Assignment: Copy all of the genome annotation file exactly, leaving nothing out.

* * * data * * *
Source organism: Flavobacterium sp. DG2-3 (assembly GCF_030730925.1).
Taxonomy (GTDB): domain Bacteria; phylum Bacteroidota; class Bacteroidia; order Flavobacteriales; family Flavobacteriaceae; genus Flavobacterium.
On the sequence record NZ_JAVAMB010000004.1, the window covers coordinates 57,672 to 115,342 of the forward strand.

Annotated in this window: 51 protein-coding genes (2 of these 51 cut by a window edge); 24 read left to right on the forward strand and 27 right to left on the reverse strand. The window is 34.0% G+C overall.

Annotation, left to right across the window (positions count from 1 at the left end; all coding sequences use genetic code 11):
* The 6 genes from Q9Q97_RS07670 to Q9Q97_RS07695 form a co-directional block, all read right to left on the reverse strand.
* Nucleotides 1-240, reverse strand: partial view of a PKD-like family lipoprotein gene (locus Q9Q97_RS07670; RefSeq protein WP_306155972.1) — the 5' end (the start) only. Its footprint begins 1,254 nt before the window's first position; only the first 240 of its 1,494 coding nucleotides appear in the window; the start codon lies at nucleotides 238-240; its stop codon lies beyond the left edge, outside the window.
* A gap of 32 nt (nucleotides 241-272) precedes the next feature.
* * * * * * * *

Source organism: Flavobacterium sp. DG2-3 (assembly GCF_030730925.1).
Taxonomy (GTDB): domain Bacteria; phylum Bacteroidota; class Bacteroidia; order Flavobacteriales; family Flavobacteriaceae; genus Flavobacterium.
On the sequence record NZ_JAVAMB010000004.1, the window covers coordinates 57,672 to 115,342 of the forward strand.

Annotated in this window: 51 protein-coding genes (2 of these 51 cut by a window edge); 24 read left to right on the forward strand and 27 right to left on the reverse strand. The window is 34.0% G+C overall.

Annotation, left to right across the window (positions count from 1 at the left end; all coding sequences use genetic code 11):
* The 6 genes from Q9Q97_RS07670 to Q9Q97_RS07695 form a co-directional block, all read right to left on the reverse strand.
* Nucleotides 1-240, reverse strand: partial view of a PKD-like family lipoprotein gene (locus Q9Q97_RS07670; RefSeq protein WP_306155972.1) — the 5' end (the start) only. Its footprint begins 1,254 nt before the window's first position; only the first 240 of its 1,494 coding nucleotides appear in the window; the start codon lies at nucleotides 238-240; its stop codon lies beyond the left edge, outside the window.
* A gap of 32 nt (nucleotides 241-272) precedes the next feature.